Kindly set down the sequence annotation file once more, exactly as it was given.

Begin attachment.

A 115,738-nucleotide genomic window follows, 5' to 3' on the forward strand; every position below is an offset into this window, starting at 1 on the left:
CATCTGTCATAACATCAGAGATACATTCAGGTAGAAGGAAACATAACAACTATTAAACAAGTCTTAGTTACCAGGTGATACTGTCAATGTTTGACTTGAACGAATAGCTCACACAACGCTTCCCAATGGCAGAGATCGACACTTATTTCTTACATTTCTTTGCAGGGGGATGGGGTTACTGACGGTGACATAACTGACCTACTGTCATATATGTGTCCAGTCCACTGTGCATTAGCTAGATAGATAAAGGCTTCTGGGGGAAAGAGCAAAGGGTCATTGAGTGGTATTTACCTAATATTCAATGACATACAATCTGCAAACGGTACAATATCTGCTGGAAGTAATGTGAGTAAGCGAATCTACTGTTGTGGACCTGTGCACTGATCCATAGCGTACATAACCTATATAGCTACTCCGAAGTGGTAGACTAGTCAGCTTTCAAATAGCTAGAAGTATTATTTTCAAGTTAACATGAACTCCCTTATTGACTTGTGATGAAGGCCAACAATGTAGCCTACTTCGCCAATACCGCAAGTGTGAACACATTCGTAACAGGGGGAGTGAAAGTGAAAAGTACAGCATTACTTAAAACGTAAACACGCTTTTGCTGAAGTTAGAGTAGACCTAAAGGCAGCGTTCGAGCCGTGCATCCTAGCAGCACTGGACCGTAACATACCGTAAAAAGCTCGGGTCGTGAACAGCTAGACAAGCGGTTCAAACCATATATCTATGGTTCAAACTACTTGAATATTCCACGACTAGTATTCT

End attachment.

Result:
A 115,738-nucleotide genomic window follows, 5' to 3' on the forward strand; every position below is an offset into this window, starting at 1 on the left:
CATCTGTCATAACATCAGAGATACATTCAGGTAGAAGGAAACATAACAACTATTAAACAAGTCTTAGTTACCAGGTGATACTGTCAATGTTTGACTTGAACGAATAGCTCACACAACGCTTCCCAATGGCAGAGATCGACACTTATTTCTTACATTTCTTTGCAGGGGGATGGGGTTACTGACGGTGACATAACTGACCTACTGTCATATATGTGTCCAGTCCACTGTGCATTAGCTAGATAGATAAAGGCTTCTGGGGGAAAGAGCAAAGGGTCATTGAGTGGTATTTACCTAATATTCAATGACATACAATCTGCAAACGGTACAATATCTGCTGGAAGTAATGTGAGTAAGCGAATCTACTGTTGTGGACCTGTGCACTGATCCATAGCGTACATAACCTATATAGCTACTCCGAAGTGGTAGACTAGTCAGCTTTCAAATAGCTAGAAGTATTATTTTCAAGTTAACATGAACTCCCTTATTGACTTGTGATGAAGGCCAACAATGTAGCCTACTTCGCCAATACCGCAAGTGTGAACACATTCGTAACAGGGGGAGTGAAAGTGAAAAGTACAGCATTACTTAAAACGTAAACACGCTTTTGCTGAAGTTAGAGTAGACCTAAAGGCAGCGTTCGAGCCGTGCATCCTAGCAGCACTGGACCGTAACATACCGTAAAAAGCTCGGGTCGTGAACAGCTAGACAAGCGGTTCAAACCATATATCTATGGTTCAAACTACTTGAATATTCCACGACTAGTATTCT